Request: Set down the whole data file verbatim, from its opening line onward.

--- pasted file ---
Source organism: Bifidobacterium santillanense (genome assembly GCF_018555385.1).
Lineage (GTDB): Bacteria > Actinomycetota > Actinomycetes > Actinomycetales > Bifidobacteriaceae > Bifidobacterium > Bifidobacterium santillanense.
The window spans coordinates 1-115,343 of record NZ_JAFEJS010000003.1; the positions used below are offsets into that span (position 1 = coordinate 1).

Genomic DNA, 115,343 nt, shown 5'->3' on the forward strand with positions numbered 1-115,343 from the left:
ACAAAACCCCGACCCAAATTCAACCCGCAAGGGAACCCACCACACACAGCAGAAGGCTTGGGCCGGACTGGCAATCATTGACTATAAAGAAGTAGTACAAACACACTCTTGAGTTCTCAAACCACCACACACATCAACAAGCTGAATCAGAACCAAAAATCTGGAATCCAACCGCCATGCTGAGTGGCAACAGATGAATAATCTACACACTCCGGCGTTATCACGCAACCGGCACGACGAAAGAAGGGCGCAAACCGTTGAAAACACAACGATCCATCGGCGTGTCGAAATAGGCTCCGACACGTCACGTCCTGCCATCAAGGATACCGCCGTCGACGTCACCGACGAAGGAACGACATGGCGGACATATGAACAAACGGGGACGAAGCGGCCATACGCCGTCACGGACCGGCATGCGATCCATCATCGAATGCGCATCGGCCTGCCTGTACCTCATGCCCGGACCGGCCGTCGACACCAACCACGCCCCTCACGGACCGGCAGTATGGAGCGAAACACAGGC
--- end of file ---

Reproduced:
Source organism: Bifidobacterium santillanense (genome assembly GCF_018555385.1).
Lineage (GTDB): Bacteria > Actinomycetota > Actinomycetes > Actinomycetales > Bifidobacteriaceae > Bifidobacterium > Bifidobacterium santillanense.
The window spans coordinates 1-115,343 of record NZ_JAFEJS010000003.1; the positions used below are offsets into that span (position 1 = coordinate 1).

Genomic DNA, 115,343 nt, shown 5'->3' on the forward strand with positions numbered 1-115,343 from the left:
ACAAAACCCCGACCCAAATTCAACCCGCAAGGGAACCCACCACACACAGCAGAAGGCTTGGGCCGGACTGGCAATCATTGACTATAAAGAAGTAGTACAAACACACTCTTGAGTTCTCAAACCACCACACACATCAACAAGCTGAATCAGAACCAAAAATCTGGAATCCAACCGCCATGCTGAGTGGCAACAGATGAATAATCTACACACTCCGGCGTTATCACGCAACCGGCACGACGAAAGAAGGGCGCAAACCGTTGAAAACACAACGATCCATCGGCGTGTCGAAATAGGCTCCGACACGTCACGTCCTGCCATCAAGGATACCGCCGTCGACGTCACCGACGAAGGAACGACATGGCGGACATATGAACAAACGGGGACGAAGCGGCCATACGCCGTCACGGACCGGCATGCGATCCATCATCGAATGCGCATCGGCCTGCCTGTACCTCATGCCCGGACCGGCCGTCGACACCAACCACGCCCCTCACGGACCGGCAGTATGGAGCGAAACACAGGC